Dual Sensory Loss

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Dual Sensory Loss Note on Dual Sensory Loss, created by modesclass on 27/11/2013.
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Duel Sensory Loss, according to  deafblindinfo.org, is an individual who has a combination of both hearing and vision loss. There are various ways a person can be considered deaf blind. They can be congenitally deaf blind, this is where you are born with vision and hearing impairment. You can also be congenitally deaf and acquire vision loss, or congenitally blind and acquire hearing loss. Last you can be acquired deaf blind, and this is where you acquire both vision and hearing loss later in life. People with Usher Syndrome are individuals with  a genetic or inherited condition that affects hearing, vision and balance. The sight loss is caused by an eye condition known as retinitis pigmentosa (RP) which leads to a gradual and progressive reduction in vision."Deaf Blind Education." and Schools, What is Deaf Blindness?. N.p., n.d. Web. 1 Dec. 2013. " title="Link: http://www.deafblindinfo.org>">http://www.deafblindinfo.org>">http://www.deafblindinfo.org>.

www.deafblindtip.comwww.rid.org/member_center/sig_member_sections/index.cfm/.../153 

There are many programs to help train for Dual Sensory Loss clients. You can attend workshops and classes. Real world is the best experience. Many Dual Sensory Loss people will inform you everyone is different. While it is great to go to the workshops and learn the proper technics, you will have to adjust your work style by each individual you work with, they will all have different needs and wants. You must be versatile.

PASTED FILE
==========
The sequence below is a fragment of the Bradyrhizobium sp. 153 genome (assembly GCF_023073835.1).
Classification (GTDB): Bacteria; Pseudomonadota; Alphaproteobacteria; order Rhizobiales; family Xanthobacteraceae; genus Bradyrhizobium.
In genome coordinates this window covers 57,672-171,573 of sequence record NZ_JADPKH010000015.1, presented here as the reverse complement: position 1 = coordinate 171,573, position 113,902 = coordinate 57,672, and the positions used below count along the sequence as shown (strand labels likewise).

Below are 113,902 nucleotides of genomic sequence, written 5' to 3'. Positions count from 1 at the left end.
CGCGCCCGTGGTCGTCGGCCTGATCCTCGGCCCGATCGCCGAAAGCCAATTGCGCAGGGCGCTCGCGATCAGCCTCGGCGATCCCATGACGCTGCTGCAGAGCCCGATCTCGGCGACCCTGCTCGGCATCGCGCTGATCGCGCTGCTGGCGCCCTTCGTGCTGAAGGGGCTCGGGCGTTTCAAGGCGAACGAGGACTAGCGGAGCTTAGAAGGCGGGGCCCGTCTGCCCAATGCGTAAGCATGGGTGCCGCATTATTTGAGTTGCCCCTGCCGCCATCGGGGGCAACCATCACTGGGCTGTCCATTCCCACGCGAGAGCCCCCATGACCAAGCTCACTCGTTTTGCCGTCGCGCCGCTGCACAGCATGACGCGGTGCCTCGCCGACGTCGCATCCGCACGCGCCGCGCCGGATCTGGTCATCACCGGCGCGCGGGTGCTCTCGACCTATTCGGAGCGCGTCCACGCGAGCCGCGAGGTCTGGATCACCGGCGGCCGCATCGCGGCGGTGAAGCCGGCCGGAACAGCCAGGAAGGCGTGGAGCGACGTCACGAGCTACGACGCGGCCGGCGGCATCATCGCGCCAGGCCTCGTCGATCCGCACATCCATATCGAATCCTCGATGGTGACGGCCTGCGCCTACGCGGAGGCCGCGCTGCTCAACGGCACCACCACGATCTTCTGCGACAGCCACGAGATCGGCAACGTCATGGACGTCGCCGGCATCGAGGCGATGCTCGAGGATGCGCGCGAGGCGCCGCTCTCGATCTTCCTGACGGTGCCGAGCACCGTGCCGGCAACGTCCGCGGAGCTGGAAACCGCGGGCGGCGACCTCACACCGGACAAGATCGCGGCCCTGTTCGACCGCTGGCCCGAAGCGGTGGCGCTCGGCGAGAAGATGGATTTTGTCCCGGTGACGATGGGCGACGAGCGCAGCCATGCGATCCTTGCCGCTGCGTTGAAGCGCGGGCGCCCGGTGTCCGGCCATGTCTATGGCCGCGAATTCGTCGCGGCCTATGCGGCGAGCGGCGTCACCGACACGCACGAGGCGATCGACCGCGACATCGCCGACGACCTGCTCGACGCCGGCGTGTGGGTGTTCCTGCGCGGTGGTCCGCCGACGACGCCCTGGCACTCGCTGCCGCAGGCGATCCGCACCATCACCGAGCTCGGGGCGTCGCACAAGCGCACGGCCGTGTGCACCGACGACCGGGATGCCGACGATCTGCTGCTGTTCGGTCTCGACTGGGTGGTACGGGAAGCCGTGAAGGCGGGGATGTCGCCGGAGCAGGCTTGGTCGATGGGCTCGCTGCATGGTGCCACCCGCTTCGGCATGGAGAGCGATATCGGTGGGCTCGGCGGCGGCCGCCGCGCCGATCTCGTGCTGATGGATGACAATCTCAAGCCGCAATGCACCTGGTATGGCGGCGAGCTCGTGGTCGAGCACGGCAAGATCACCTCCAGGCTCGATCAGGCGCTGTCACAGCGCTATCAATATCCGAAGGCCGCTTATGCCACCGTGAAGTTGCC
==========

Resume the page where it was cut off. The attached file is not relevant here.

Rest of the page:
Interpreter Role:- You will be in closer proximity with the deaf-blind person. You need to have good personal hygiene - You have to know all the different ways to communicate with a deaf-blind person such as:Tactile, Print on Palm, Tactile fingerspelling, Tracking. ect.-It is important research and meet with client, so you how to interpret properly for that client.-Having guiding skills is very important.There are certain ways you guide a deaf-blind person.

Recources:  http://www.rid.org/UserFiles/File/pdfs/Standard_Practice_Papers/Drafts_June_2006/Deaf-Blind_SPP(1).pdfhttp://www.deafblindinternational.org/publications_roles.html

Deaf blind individuals present a combination of vision loss and lack of hearing.  The combination can vary a great deal to the degree of either loss. About 50 percent of people in the deaf-blind community have Usher Syndrome. This is a genetic condition where a person is born deaf or hard of hearing, or with normal hearing, and loses his or her vision later on in life from retinitis pigmentosa (RP). There are three kinds of Usher Syndrome. If a person has Usher 1, she is born deaf, and starts to lose her vision usually in the teen years. If a person has Usher Syndrome 2, he is born hard of hearing and starts to lose his vision later on. With Usher 3, a person is usually born with normal vision and hearing, or with a mild hearing loss, and start to lose both senses later in life. Other common causes of deaf-blindness include birth trauma, optic nerve atrophy, cataracts, glaucoma, macular degeneration, or diabetic retinopathy. Some people may be born with both hearing and visual impairments through birth trauma or rare causes such as CHARGE Syndrome or cortical visual impairment. Others may become deaf-blind through accidents or illnesses.http://www.aadb.org/FAQ/faq_DeafBlindness.html#cause

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Interpreter Role

Training/Certification

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